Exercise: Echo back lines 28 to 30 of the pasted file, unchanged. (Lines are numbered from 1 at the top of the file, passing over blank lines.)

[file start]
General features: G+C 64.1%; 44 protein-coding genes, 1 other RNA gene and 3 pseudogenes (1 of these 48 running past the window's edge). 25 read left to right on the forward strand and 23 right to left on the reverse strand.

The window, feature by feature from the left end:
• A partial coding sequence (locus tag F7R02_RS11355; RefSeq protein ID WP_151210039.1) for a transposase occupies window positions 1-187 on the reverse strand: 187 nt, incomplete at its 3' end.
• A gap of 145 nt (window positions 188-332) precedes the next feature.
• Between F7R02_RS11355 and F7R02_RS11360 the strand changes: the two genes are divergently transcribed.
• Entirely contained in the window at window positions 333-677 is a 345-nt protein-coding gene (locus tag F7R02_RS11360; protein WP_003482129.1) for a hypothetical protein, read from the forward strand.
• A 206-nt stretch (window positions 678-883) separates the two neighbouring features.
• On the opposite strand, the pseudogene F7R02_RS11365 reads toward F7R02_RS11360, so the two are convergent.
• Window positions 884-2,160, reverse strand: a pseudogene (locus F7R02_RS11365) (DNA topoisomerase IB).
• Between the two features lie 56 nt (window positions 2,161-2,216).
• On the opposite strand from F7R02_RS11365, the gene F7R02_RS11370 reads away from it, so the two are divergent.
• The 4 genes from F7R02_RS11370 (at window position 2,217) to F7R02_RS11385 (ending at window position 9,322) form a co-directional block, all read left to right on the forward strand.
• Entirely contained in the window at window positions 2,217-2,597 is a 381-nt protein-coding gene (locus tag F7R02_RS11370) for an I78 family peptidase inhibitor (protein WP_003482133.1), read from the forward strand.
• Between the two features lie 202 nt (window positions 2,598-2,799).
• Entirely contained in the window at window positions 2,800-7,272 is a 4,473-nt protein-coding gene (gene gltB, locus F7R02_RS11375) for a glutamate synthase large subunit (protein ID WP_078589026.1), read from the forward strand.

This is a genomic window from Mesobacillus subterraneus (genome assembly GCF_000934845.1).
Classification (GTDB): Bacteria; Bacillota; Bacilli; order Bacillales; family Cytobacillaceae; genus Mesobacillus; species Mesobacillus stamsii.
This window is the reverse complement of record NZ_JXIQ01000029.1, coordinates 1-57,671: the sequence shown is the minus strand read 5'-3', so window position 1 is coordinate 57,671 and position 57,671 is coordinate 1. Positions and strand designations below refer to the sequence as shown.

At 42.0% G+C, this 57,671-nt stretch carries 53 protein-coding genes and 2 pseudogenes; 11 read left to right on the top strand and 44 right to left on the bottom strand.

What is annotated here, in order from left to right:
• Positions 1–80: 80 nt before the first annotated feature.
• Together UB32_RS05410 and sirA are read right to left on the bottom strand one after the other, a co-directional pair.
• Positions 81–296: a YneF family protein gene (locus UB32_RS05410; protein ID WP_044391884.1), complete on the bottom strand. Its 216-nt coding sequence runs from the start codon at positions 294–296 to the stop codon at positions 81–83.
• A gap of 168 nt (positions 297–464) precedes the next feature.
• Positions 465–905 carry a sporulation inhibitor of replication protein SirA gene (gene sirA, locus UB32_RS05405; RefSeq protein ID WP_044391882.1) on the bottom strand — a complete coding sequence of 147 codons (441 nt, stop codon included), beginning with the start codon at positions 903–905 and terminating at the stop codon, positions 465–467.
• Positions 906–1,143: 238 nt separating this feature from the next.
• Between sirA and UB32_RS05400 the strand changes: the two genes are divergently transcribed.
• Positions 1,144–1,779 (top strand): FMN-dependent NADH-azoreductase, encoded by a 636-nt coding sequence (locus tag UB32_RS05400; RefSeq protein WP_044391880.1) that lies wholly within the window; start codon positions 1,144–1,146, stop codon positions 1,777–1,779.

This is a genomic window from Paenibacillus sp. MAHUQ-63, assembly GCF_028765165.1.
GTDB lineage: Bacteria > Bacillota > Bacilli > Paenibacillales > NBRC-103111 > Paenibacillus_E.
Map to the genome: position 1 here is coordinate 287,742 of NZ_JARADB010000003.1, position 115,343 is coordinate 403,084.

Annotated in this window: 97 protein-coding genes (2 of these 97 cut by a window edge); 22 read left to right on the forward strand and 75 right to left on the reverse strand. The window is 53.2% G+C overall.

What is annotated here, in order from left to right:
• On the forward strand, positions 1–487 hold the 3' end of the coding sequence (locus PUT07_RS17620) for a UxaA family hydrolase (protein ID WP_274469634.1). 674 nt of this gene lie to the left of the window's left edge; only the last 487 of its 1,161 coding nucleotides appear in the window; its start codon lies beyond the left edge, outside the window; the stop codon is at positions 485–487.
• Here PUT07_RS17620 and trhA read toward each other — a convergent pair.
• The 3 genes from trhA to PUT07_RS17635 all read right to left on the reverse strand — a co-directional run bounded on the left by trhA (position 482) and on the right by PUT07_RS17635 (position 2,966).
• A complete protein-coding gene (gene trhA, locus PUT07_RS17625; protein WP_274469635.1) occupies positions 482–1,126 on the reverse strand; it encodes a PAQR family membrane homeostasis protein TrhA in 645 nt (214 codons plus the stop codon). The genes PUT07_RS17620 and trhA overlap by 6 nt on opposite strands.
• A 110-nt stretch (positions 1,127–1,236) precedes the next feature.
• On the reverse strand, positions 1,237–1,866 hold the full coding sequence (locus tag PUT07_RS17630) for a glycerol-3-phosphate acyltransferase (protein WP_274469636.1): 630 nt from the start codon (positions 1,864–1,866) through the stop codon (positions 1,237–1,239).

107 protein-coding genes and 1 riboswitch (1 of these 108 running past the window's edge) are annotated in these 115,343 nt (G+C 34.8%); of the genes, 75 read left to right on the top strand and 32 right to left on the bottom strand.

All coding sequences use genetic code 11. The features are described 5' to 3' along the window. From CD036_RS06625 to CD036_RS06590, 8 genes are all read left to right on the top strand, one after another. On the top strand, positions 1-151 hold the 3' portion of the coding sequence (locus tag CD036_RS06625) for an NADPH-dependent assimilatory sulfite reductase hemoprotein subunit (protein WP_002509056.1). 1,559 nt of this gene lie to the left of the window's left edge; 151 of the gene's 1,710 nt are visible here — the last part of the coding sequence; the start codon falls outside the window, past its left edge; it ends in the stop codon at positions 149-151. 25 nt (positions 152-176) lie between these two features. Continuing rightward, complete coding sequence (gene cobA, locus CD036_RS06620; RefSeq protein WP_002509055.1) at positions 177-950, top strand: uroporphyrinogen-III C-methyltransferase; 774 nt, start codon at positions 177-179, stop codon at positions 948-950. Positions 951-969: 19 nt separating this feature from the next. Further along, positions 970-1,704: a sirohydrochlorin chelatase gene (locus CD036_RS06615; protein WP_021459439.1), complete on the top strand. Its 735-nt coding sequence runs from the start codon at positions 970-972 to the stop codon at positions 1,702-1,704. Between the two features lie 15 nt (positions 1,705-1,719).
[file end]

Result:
• Positions 1,144–1,779 (top strand): FMN-dependent NADH-azoreductase, encoded by a 636-nt coding sequence (locus tag UB32_RS05400; RefSeq protein WP_044391880.1) that lies wholly within the window; start codon positions 1,144–1,146, stop codon positions 1,777–1,779.

This is a genomic window from Paenibacillus sp. MAHUQ-63, assembly GCF_028765165.1.
GTDB lineage: Bacteria > Bacillota > Bacilli > Paenibacillales > NBRC-103111 > Paenibacillus_E.